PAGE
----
Mary Dewson (1874-1962)

Mary (“Molly”) Dewson was a close friend of the Roosevelts, and she held several important positions during the 1930s, including director of the Women’s Division of the Democratic National Committee, advisor to the National Recovery Administration (NRA), adviser to the Committee on Economic Security (which set the parameters for the Social Security Act), and member of the Social Security Board [1]. In these roles, and through her friendship with the president and the first lady, she became one of the most influential figures of the New Deal.

The youngest of six children, Mary Williams Dewson was born in Quincy, Massachusetts, on February 18, 1874, to Edward Dewson and Elizabeth Williams. Edward was able to provide a comfortable living for his family through his leather business, but suffered from periodic bouts of fatigue and depression. Nevertheless, Mary had a good childhood and would later recall that she “never heard a cross, disagreeable or impatient word” between her parents [2].

Dewson graduated from Wellesley College in 1897, and her time there greatly influenced her outlook on life. Successful in academics, athletics, and politics (becoming senior class president), “Wellesley gave Molly Dewson her start as a social reformer by opening her mind to a broader understanding of the social and economic problems accompanying America’s rapid industrialization… the Wellesley faculty—all women—offered her a model of professional achievement and personal satisfaction that represented an attractive and welcome alternative to the patterns of marriage and family traditionally held out to women” [3].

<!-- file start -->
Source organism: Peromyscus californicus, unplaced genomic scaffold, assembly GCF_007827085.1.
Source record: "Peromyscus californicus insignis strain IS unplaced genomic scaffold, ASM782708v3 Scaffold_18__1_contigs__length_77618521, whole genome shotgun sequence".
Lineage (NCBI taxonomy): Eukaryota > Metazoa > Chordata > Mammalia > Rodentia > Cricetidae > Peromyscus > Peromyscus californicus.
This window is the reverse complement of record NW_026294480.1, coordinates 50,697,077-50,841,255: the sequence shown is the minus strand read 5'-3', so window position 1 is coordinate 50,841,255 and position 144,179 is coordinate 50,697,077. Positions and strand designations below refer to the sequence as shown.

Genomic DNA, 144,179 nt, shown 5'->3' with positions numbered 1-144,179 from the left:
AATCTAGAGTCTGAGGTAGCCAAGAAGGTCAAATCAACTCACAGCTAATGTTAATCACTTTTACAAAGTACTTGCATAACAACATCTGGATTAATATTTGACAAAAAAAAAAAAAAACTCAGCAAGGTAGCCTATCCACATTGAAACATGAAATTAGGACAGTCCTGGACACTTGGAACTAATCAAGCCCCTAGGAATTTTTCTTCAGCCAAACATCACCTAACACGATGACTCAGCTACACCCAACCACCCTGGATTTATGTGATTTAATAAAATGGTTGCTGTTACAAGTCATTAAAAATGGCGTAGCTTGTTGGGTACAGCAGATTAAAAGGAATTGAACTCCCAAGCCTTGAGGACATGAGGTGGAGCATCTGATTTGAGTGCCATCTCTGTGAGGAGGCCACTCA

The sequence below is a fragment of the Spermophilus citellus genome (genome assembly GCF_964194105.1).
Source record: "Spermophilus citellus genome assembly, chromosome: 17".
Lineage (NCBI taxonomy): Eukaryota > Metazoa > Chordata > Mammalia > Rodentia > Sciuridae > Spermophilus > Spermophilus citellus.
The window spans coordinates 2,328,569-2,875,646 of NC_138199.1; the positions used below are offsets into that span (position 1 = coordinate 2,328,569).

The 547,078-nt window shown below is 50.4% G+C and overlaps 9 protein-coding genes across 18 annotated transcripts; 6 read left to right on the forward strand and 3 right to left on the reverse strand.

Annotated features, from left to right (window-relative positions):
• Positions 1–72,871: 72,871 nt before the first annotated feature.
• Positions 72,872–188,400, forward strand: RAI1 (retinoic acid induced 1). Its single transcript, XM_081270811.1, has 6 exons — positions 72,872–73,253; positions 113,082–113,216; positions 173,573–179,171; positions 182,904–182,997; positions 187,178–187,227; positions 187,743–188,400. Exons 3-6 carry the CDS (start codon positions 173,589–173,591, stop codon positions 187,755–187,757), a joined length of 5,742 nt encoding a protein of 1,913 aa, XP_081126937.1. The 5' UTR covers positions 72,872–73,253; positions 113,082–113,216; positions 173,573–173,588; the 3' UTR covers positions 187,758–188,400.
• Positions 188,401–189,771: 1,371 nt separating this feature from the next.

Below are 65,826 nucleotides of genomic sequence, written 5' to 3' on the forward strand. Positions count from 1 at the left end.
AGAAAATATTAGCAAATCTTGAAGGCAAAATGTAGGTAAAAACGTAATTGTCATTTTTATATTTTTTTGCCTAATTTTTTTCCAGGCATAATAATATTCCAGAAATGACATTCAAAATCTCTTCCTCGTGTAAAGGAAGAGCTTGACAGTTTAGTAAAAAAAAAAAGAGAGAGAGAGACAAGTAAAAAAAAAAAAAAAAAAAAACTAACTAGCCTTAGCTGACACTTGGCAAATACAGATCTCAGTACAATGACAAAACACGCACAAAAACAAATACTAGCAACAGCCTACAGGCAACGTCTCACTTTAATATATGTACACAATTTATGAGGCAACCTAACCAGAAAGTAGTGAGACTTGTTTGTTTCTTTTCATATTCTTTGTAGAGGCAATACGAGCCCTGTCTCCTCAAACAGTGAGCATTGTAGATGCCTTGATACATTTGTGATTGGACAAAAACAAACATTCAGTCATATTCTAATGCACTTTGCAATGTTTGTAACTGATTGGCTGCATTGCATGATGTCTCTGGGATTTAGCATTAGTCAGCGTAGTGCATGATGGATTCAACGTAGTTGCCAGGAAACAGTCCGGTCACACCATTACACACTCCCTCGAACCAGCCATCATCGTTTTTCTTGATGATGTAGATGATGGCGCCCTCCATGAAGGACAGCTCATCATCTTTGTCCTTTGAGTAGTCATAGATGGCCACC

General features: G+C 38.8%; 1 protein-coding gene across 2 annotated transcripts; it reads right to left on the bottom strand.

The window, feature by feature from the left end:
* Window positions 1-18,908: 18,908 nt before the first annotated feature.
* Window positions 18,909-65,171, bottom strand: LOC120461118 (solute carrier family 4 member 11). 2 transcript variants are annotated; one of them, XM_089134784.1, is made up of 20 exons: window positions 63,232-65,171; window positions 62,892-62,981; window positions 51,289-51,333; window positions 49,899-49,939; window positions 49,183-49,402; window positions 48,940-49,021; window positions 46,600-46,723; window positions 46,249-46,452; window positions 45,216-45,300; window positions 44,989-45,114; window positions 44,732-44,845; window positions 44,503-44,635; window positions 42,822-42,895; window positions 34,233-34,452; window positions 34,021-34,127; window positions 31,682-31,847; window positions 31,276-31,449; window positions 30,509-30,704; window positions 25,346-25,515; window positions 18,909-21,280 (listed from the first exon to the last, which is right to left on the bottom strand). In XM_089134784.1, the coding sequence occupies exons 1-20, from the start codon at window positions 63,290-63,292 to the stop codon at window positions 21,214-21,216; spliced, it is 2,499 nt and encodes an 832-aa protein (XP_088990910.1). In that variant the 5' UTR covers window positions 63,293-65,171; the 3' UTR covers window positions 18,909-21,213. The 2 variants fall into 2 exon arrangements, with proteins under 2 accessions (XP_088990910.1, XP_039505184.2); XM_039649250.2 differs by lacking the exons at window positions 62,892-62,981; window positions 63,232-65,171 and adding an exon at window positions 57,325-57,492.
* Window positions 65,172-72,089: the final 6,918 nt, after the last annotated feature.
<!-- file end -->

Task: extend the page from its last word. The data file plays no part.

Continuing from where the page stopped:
After college, Dewson experienced a varied career. She worked for women’s suffrage; led the Massachusetts Girls’ Parole Department; operated a scientific dairy farm; directed the Red Cross Bureau of Refugees in France during World War I; became president of the Consumers’ League of New York; and, shortly before the New Deal, worked with Eleanor Roosevelt to improve women’s participation in the Democratic Party. In 1933, Democratic National Committee Chairman James Farley put her in charge of the Women’s Division [4].

Dewson’s impact on the New Deal was two-fold. First, she brought female voters to the Roosevelt ticket, convincing them that the New Deal would offer the best opportunities for advancement in politics and the workplace. Her biographer noted that Dewson “was happiest when she was proselytizing for New Deal programs” [5]. Second, she helped facilitate the appointment of several women to important positions in the Roosevelt Administration, e.g., Secretary of Labor Frances Perkins and work-relief administrator Ellen Woodward [6]. Dewson was so influential that syndicated columnist Drew Pearson claimed she was part of a “Ladies’ Brain Trust” and “probably the shrewdest lady around the New Deal high command” [7].

After Roosevelt won reelection in 1940, Dewson went into semi-retirement. Away from the action of policy and politics, she said: “I get sort of lonesome for my old friends of the FDR period” [8]. Dewson died on October 22, 1962, at the age of 88, survived by Polly Porter, her lifelong partner [9]. Recalling the significance of the New Deal for women, Dewson once remarked: “At last women had their foot inside the door. We had the opportunity to demonstrate our ability to see what was needed and to get the job done while working harmoniously with men. The opportunities given women by Roosevelt in the thirties changed our status” [10].

Sources: (1) See, e.g., “Mary W. Dewson, Member 1937-1938,” Social Security Administration, http://www.ssa.gov/history/dewson2.html, accessed February 3, 2016. (2) Susan Ware, Partner and I: Molly Dewson, Feminism, and New Deal Politics, New Haven, CT: Yale University Press, 1987, p. 3-11. (3) Ibid., pp. 14-15. (4) “Mary W. Dewson, Politician, Dead,” New York Times, October 25, 1962. (5) See note 2, p. 204. (6) Ibid., pp. 176-179 and 189. (7) Ibid., p. 194. (8) Ibid., p. 257. (9) Ibid., p. 261, and note 4. (10) See note 2, p. 193.